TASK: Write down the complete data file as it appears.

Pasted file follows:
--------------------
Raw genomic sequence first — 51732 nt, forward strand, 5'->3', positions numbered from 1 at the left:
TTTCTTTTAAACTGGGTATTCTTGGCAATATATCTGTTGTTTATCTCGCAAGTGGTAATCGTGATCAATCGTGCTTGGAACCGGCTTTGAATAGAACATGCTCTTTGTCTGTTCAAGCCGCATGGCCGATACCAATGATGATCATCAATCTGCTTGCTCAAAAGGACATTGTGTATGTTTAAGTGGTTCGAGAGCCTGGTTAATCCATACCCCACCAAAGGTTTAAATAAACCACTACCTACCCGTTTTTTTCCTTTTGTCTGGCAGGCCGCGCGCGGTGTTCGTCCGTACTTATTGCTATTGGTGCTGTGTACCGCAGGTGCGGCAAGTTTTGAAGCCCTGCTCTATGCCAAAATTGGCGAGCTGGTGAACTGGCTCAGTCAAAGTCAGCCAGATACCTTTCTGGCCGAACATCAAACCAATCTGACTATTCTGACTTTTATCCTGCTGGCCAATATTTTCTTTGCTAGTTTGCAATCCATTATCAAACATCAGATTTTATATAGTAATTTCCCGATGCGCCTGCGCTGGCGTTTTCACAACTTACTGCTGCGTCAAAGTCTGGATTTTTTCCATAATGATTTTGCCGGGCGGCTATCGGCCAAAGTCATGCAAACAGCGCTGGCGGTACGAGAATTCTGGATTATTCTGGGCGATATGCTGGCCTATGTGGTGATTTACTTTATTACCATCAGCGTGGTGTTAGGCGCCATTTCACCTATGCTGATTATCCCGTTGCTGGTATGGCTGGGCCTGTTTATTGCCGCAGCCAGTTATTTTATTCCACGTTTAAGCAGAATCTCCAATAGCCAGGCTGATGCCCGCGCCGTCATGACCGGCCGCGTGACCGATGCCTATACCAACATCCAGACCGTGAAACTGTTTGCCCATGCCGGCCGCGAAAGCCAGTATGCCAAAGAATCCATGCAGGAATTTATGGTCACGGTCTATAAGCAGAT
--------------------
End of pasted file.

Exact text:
Raw genomic sequence first — 51732 nt, forward strand, 5'->3', positions numbered from 1 at the left:
TTTCTTTTAAACTGGGTATTCTTGGCAATATATCTGTTGTTTATCTCGCAAGTGGTAATCGTGATCAATCGTGCTTGGAACCGGCTTTGAATAGAACATGCTCTTTGTCTGTTCAAGCCGCATGGCCGATACCAATGATGATCATCAATCTGCTTGCTCAAAAGGACATTGTGTATGTTTAAGTGGTTCGAGAGCCTGGTTAATCCATACCCCACCAAAGGTTTAAATAAACCACTACCTACCCGTTTTTTTCCTTTTGTCTGGCAGGCCGCGCGCGGTGTTCGTCCGTACTTATTGCTATTGGTGCTGTGTACCGCAGGTGCGGCAAGTTTTGAAGCCCTGCTCTATGCCAAAATTGGCGAGCTGGTGAACTGGCTCAGTCAAAGTCAGCCAGATACCTTTCTGGCCGAACATCAAACCAATCTGACTATTCTGACTTTTATCCTGCTGGCCAATATTTTCTTTGCTAGTTTGCAATCCATTATCAAACATCAGATTTTATATAGTAATTTCCCGATGCGCCTGCGCTGGCGTTTTCACAACTTACTGCTGCGTCAAAGTCTGGATTTTTTCCATAATGATTTTGCCGGGCGGCTATCGGCCAAAGTCATGCAAACAGCGCTGGCGGTACGAGAATTCTGGATTATTCTGGGCGATATGCTGGCCTATGTGGTGATTTACTTTATTACCATCAGCGTGGTGTTAGGCGCCATTTCACCTATGCTGATTATCCCGTTGCTGGTATGGCTGGGCCTGTTTATTGCCGCAGCCAGTTATTTTATTCCACGTTTAAGCAGAATCTCCAATAGCCAGGCTGATGCCCGCGCCGTCATGACCGGCCGCGTGACCGATGCCTATACCAACATCCAGACCGTGAAACTGTTTGCCCATGCCGGCCGCGAAAGCCAGTATGCCAAAGAATCCATGCAGGAATTTATGGTCACGGTCTATAAGCAGAT